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Article
August 1964

Thought Disturbance in SchizophreniaPilot Study Utilizing Piaget's Theories

Author Affiliations

BOSTON
Fellow in Child Psychiatry, Massachusetts Mental Health Center, and teaching fellow in Psychiatry, Harvard Medical School.

Arch Gen Psychiatry. 1964;11(2):126-136. doi:10.1001/archpsyc.1964.01720260020003
Abstract

Controversy exists as to whether or not there is a thought disturbance in schizophrenia, and, if there is a thought disturbance, how it is to be interpreted. This paper presents a pilot study which approaches these questions from the vantage point of Jean Piaget's developmental psychology.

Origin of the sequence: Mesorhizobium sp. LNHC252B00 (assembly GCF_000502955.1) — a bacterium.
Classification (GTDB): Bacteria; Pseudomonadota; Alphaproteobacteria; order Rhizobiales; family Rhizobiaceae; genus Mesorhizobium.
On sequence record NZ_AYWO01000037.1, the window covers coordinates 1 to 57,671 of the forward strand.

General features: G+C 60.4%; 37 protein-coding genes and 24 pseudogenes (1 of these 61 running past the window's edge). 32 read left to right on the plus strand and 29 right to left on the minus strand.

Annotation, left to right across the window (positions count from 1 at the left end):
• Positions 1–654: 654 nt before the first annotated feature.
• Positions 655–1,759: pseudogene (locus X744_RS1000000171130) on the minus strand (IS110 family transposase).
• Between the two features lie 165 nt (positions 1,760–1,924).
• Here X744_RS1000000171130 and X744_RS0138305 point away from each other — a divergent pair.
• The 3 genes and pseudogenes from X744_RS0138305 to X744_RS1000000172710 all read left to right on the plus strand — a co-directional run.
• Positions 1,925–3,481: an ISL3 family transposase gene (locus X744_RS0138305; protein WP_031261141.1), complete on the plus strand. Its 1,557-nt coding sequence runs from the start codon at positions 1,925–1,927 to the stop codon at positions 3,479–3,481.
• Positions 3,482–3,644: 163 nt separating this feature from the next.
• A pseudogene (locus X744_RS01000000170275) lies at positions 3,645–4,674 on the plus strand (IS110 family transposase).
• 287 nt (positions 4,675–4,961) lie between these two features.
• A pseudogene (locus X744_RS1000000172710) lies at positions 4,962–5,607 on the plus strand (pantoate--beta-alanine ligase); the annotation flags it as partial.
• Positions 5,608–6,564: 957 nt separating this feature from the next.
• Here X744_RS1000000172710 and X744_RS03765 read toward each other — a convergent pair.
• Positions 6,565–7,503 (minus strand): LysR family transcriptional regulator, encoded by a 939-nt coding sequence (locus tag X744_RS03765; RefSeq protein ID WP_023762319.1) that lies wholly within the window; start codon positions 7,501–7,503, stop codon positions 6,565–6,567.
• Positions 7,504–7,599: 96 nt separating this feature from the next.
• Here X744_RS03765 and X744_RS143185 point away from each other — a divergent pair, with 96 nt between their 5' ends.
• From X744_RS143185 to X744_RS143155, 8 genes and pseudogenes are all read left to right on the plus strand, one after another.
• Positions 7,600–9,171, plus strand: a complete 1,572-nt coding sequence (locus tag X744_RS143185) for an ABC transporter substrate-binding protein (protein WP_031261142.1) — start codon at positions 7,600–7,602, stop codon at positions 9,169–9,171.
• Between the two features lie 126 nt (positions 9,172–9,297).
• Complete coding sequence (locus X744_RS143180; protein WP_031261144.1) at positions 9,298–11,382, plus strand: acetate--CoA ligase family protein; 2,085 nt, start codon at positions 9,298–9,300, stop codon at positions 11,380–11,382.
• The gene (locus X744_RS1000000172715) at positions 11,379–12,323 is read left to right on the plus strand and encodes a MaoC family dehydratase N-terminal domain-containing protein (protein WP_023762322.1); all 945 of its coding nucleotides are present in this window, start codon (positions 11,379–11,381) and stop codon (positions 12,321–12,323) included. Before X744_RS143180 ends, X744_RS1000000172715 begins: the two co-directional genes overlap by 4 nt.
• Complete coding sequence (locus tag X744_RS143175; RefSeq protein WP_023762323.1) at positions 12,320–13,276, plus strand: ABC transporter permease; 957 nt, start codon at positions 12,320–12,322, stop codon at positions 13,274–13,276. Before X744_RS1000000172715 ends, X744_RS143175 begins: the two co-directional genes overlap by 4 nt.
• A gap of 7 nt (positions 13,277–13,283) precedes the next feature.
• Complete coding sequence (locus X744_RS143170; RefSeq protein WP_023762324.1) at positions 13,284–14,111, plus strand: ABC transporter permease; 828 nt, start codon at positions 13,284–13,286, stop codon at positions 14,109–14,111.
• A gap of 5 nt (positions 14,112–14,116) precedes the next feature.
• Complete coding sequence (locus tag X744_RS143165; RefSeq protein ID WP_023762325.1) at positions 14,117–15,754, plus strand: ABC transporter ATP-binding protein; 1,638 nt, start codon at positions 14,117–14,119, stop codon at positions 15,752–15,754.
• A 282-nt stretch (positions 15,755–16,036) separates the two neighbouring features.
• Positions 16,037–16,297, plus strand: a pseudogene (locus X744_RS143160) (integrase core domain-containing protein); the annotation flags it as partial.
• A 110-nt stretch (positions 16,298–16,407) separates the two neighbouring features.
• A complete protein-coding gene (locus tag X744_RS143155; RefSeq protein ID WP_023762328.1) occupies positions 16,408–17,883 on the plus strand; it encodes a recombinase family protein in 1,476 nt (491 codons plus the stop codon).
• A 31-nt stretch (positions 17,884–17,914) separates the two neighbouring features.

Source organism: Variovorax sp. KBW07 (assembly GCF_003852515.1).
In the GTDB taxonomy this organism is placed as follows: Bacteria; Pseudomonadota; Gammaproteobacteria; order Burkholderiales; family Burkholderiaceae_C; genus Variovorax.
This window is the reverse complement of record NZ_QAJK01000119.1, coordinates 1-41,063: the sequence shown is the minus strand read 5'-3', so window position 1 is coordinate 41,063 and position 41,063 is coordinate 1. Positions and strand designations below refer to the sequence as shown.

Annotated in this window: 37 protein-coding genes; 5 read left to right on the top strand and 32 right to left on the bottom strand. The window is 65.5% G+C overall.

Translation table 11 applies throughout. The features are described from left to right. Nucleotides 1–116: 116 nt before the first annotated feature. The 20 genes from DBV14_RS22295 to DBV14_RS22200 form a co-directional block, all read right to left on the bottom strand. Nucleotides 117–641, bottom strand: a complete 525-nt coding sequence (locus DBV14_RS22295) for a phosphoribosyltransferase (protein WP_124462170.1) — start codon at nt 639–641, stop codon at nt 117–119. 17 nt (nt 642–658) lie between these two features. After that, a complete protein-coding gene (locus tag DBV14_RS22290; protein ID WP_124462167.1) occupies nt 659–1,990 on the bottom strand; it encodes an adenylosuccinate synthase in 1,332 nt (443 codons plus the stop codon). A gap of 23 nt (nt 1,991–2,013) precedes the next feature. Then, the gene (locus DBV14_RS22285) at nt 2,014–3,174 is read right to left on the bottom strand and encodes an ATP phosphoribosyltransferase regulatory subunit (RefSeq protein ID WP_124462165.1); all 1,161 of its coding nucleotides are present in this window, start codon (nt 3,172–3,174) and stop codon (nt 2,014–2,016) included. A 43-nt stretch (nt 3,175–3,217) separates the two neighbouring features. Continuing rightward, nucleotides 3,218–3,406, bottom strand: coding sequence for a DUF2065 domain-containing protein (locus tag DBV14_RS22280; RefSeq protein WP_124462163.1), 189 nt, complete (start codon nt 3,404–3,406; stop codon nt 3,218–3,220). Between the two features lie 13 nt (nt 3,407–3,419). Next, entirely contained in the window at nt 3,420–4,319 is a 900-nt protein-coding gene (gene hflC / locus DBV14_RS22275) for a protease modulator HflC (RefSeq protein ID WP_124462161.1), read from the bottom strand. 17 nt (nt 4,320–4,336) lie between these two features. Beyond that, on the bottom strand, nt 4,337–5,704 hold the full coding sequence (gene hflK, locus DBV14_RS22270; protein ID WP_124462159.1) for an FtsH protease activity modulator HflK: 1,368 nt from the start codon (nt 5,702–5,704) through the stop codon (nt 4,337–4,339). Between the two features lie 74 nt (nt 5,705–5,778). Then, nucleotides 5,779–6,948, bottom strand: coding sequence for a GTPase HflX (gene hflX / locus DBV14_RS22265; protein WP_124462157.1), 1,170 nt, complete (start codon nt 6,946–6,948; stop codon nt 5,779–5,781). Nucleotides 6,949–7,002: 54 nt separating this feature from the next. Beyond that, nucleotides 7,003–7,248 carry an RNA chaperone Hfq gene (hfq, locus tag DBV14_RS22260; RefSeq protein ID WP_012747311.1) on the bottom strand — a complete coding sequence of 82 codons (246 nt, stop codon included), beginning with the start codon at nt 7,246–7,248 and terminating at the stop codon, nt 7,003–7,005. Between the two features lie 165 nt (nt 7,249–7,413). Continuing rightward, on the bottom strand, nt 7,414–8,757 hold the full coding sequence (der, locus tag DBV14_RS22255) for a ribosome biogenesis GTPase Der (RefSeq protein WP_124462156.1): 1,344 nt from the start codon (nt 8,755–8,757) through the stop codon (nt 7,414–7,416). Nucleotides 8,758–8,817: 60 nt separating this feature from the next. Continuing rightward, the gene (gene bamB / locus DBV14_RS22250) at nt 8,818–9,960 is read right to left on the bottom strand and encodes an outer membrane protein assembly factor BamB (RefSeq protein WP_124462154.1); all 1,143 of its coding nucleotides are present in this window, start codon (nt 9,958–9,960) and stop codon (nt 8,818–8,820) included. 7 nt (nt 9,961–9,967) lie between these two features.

Bleuler5 directed attention to the possibility that there was a thought disturbance other than progressive dementia present in schizophrenia. Since then, a considerable body of evidence has been accumulated demonstrating differences in the performances of schizophrenics and normals on various testing tasks (eg, Bannister,3 Benjamin,6 Cameron,7-9 Chapman,10-12 Cohen et al,13 Epstein,15 Feldman and Drasgow,14,17 Fey,19 Goldstein and Scheerer,22 Hanfmann and Kasanin,24 MacGaughran and Moran,28 Meadow et al,30 Payne et al,31 Vigotsky,54 and Zaslow61). Most studies have measured the schizophrenic's

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